‘A Bedfull of Foreigners’ lands on Coquitlam’s door this week
She’s one of the most assiduous producers of farce in this region.
But Ellie King, founder and artistic director of the Royal Canadian Theatre Company, admits that it is only 10 years ago since she directed her first.
That was Michael Frayn’s Noises Off, at the late Burr Theatre in New Westminster, where she was formerly resident artistic director.
“I’d seen a few farces,” said King, also well-known as a champion of the traditional English Christmas pantomime. “But the idiom hadn’t really appealed to me that much.”
She feels now that it was only because she’d seen the wrong farces — done in the wrong way.
Flash forward a decade and King is now presenting her latest in the idiom, titled A Bedfull of Foreigners, by Dave Freeman, at Coquitlam’s Evergreen Cultural Centre this week, a follow-up to a healthy response to last year’s offering, No Sex, Please, We’re British.
Working with a hand-picked cast, including such reliables as Sam Gordon, Wendy Bollard, Becky Hachey and Nicole Smashnuk (who were all in No Sex), plus strong players Walter Ekins, Gary Peterman and Brett Harrison, she’s pleased at how everything has come together in this door-slammer set in a seedy hotel on the French-German border.
The whole mess is predicated on a simple incident: a wife (Smashnuk) leaves her husband (Gordon) alone in a hotel room for a few hours, setting in motion a series of disasters that follow one on another like a series of dominoes.
“It appealed to me as sort of a Fawlty Towers-meets-Benny Hill kind of situation, and heaven knows I’ve stayed in enough hotels like this on the Continent,” King said.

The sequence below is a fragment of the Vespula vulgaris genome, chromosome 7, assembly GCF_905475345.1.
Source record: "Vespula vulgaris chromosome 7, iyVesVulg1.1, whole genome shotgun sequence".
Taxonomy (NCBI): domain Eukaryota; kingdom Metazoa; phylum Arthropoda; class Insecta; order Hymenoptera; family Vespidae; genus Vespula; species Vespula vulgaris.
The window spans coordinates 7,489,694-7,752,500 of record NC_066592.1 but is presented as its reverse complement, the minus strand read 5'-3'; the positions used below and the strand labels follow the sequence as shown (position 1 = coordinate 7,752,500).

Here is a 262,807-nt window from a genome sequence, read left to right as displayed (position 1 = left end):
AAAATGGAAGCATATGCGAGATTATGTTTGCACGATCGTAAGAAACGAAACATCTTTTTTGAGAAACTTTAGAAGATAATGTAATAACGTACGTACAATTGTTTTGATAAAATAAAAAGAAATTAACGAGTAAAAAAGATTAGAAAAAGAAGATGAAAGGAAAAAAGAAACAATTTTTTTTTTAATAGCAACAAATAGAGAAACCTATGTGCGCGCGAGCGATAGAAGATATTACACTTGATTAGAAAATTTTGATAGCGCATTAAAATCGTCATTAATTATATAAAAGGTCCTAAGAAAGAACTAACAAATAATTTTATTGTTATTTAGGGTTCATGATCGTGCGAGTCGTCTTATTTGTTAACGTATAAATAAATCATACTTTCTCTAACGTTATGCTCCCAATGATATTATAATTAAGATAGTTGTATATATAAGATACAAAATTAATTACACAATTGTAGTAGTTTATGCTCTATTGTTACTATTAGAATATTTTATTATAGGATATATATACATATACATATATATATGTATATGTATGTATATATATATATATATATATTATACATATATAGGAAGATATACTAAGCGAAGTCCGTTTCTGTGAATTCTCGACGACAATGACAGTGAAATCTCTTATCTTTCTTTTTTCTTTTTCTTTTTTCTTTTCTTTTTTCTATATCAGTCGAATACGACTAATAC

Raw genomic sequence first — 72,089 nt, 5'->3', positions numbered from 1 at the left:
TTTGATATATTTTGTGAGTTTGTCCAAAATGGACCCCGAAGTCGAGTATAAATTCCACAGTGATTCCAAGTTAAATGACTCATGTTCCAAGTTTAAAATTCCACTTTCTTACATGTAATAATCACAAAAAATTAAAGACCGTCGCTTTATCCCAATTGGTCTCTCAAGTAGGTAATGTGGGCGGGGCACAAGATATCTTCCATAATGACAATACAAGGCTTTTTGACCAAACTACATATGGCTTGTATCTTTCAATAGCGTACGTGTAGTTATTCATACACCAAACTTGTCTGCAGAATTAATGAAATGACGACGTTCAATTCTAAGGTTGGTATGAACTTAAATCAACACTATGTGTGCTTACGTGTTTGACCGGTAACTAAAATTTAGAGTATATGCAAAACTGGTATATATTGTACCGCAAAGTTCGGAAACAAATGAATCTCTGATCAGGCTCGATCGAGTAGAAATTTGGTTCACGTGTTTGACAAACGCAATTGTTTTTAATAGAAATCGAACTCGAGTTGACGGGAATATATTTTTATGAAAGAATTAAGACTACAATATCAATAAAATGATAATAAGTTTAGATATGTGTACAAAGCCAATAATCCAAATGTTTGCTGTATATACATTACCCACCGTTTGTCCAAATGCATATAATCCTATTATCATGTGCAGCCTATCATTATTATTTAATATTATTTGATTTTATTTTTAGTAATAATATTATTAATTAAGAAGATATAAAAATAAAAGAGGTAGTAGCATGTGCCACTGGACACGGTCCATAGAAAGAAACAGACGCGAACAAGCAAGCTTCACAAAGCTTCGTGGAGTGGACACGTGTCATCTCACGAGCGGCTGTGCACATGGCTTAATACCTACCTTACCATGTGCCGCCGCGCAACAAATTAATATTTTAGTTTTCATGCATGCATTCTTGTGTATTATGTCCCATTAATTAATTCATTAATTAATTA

Freeman’s script fulfills King’s vision of the farce as something akin to an aircraft on a runway. It starts off grounded and connected to reality, but after an event fires the engines it accelerates faster and faster until it is airborne. “And there’s no parachute,” she adds.
But there is still a need for the connection to reality, she contends.
“No matter how crazy it gets, the audience still needs to be engaged with the characters.”
The problem with farce, like pantomime, is that seems easier to do than it is, King said. Effects that seem arbitrary and chaotic in performance must be meticulously planned and timed during rehearsal.
Farce also calls for a deft touch in playing that explores the comedic potential without obliterating character. “As broad as it is, farce is a delicate thing. The art of it is in the subtlety. If you go too far, and you don’t give the characters a chance, you’ve lost it.”
• A Bedfull of Foreigners runs Sept. 20 to 24 at Evergreen (1205 Pinetree Way, Coquitlam) at 8 p.m. with a 4 p.m. matinee on Sept. 24. Call 604-927-6555 or visit www.evergreenculturalcentre.ca.
— Alex Browne, Peace Arch News